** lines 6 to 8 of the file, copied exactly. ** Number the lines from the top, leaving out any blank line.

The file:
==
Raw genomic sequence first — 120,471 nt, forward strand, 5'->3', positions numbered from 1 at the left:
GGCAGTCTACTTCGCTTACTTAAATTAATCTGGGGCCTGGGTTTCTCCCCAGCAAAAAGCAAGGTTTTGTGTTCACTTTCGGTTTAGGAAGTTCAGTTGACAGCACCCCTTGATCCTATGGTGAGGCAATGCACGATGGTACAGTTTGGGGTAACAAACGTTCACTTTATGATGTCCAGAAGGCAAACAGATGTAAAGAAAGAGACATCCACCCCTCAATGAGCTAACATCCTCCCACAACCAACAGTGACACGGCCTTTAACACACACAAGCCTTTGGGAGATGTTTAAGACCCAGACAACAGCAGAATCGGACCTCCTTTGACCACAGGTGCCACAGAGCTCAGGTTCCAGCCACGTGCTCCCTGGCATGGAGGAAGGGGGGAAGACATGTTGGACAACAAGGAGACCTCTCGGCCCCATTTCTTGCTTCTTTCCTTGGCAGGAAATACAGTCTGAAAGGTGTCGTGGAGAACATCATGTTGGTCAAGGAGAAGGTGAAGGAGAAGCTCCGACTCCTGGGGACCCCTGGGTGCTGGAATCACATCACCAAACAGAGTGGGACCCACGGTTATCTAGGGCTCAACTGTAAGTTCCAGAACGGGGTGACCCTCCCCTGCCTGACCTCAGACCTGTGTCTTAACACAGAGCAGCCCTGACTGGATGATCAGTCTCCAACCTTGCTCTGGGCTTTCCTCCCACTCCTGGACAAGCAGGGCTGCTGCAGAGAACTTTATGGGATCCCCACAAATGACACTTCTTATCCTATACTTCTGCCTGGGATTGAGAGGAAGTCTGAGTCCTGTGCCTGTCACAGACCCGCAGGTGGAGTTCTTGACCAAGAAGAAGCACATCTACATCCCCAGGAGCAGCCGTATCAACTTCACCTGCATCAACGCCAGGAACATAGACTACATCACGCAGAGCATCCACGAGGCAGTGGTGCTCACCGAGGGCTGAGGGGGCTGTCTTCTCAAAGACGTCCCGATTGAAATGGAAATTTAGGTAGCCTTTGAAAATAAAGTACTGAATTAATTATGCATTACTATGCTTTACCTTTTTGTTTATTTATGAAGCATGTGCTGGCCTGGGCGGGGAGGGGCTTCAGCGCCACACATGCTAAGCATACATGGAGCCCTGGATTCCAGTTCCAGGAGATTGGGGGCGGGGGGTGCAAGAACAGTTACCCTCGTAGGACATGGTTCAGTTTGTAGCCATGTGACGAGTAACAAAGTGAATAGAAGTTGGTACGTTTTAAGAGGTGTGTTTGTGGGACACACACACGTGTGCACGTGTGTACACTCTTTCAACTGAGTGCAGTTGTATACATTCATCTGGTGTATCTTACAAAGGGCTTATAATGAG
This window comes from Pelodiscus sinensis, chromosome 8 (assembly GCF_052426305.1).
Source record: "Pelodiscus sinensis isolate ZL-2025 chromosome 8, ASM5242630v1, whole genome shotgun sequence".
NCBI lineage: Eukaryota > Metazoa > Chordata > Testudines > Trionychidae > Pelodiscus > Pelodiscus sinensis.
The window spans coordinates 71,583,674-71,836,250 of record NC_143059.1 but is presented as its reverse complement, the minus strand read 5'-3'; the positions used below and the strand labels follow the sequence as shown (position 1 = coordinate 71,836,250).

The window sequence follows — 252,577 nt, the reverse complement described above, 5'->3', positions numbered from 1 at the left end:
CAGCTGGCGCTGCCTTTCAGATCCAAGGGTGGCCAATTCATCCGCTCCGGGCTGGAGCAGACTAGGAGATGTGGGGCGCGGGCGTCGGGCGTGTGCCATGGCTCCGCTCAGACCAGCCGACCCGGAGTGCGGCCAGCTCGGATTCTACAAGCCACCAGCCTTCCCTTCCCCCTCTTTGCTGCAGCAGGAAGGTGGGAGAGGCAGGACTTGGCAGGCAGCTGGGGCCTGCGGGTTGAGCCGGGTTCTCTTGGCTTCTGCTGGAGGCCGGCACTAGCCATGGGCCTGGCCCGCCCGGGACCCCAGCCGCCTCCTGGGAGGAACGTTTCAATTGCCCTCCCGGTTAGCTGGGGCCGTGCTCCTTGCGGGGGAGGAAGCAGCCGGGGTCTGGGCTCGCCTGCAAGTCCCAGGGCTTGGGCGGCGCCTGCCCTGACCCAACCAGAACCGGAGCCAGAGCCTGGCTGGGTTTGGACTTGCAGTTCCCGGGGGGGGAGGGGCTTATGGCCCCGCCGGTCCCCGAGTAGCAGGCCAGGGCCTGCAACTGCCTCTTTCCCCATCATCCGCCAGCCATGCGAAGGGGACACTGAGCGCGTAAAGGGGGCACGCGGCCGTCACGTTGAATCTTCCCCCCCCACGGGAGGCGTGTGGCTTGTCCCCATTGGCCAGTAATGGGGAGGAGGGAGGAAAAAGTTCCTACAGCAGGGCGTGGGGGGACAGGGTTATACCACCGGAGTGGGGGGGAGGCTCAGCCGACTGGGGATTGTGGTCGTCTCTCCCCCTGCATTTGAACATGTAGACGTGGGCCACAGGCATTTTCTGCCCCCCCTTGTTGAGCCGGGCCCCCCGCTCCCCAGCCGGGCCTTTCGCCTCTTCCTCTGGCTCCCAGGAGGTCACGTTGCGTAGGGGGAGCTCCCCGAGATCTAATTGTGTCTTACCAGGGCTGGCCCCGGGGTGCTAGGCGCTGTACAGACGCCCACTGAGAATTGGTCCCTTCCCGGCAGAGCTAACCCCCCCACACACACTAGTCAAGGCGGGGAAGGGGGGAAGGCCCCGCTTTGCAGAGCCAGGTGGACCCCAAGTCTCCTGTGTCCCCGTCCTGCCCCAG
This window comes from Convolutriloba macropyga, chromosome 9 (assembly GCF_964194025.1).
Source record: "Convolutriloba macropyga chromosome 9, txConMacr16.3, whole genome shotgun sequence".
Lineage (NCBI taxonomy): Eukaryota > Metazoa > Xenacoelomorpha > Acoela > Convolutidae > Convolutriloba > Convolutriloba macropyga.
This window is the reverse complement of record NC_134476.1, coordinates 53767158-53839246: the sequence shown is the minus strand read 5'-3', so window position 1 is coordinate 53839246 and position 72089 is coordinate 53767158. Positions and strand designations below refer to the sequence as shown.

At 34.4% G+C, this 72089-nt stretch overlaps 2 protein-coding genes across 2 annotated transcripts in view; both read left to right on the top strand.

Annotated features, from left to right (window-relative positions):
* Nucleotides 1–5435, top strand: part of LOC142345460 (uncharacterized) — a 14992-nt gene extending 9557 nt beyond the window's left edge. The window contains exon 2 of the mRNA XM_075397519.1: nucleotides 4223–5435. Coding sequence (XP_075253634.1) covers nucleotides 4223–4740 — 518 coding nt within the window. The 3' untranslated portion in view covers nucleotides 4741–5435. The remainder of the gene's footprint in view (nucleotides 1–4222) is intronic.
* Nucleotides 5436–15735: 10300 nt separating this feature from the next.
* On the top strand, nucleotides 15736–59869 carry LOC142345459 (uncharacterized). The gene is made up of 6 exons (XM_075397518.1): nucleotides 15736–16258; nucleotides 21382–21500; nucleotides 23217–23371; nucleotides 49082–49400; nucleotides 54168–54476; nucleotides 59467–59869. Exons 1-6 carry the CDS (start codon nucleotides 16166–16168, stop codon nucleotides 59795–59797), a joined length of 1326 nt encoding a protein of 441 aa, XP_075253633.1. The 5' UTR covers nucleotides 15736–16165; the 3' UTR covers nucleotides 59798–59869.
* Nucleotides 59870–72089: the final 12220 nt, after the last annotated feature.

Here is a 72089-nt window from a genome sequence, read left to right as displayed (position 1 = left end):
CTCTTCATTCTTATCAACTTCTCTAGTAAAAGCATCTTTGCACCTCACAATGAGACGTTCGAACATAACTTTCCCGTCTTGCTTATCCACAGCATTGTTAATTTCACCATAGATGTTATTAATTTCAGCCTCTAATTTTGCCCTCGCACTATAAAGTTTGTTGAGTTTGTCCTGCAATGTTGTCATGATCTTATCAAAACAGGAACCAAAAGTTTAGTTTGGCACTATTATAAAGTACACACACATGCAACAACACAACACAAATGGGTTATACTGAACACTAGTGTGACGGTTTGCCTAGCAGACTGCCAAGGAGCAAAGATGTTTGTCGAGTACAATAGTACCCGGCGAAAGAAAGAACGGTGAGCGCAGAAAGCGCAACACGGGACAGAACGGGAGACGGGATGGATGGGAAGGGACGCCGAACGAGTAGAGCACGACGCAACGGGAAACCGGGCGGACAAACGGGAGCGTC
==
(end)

The window spans coordinates 71,583,674-71,836,250 of record NC_143059.1 but is presented as its reverse complement, the minus strand read 5'-3'; the positions used below and the strand labels follow the sequence as shown (position 1 = coordinate 71,836,250).

The window sequence follows — 252,577 nt, the reverse complement described above, 5'->3', positions numbered from 1 at the left end:
CAGCTGGCGCTGCCTTTCAGATCCAAGGGTGGCCAATTCATCCGCTCCGGGCTGGAGCAGACTAGGAGATGTGGGGCGCGGGCGTCGGGCGTGTGCCATGGCTCCGCTCAGACCAGCCGACCCGGAGTGCGGCCAGCTCGGATTCTACAAGCCACCAGCCTTCCCTTCCCCCTCTTTGCTGCAGCAGGAAGGTGGGAGAGGCAGGACTTGGCAGGCAGCTGGGGCCTGCGGGTTGAGCCGGGTTCTCTTGGCTTCTGCTGGAGGCCGGCACTAGCCATGGGCCTGGCCCGCCCGGGACCCCAGCCGCCTCCTGGGAGGAACGTTTCAATTGCCCTCCCGGTTAGCTGGGGCCGTGCTCCTTGCGGGGGAGGAAGCAGCCGGGGTCTGGGCTCGCCTGCAAGTCCCAGGGCTTGGGCGGCGCCTGCCCTGACCCAACCAGAACCGGAGCCAGAGCCTGGCTGGGTTTGGACTTGCAGTTCCCGGGGGGGGAGGGGCTTATGGCCCCGCCGGTCCCCGAGTAGCAGGCCAGGGCCTGCAACTGCCTCTTTCCCCATCATCCGCCAGCCATGCGAAGGGGACACTGAGCGCGTAAAGGGGGCACGCGGCCGTCACGTTGAATCTTCCCCCCCCACGGGAGGCGTGTGGCTTGTCCCCATTGGCCAGTAATGGGGAGGAGGGAGGAAAAAGTTCCTACAGCAGGGCGTGGGGGGACAGGGTTATACCACCGGAGTGGGGGGGAGGCTCAGCCGACTGGGGATTGTGGTCGTCTCTCCCCCTGCATTTGAACATGTAGACGTGGGCCACAGGCATTTTCTGCCCCCCCTTGTTGAGCCGGGCCCCCCGCTCCCCAGCCGGGCCTTTCGCCTCTTCCTCTGGCTCCCAGGAGGTCACGTTGCGTAGGGGGAGCTCCCCGAGATCTAATTGTGTCTTACCAGGGCTGGCCCCGGGGTGCTAGGCGCTGTACAGACGCCCACTGAGAATTGGTCCCTTCCCGGCAGAGCTAACCCCCCCACACACACTAGTCAAGGCGGGGAAGGGGGGAAGGCCCCGCTTTGCAGAGCCAGGTGGACCCCAAGTCTCCTGTGTCCCCGTCCTGCCCCAG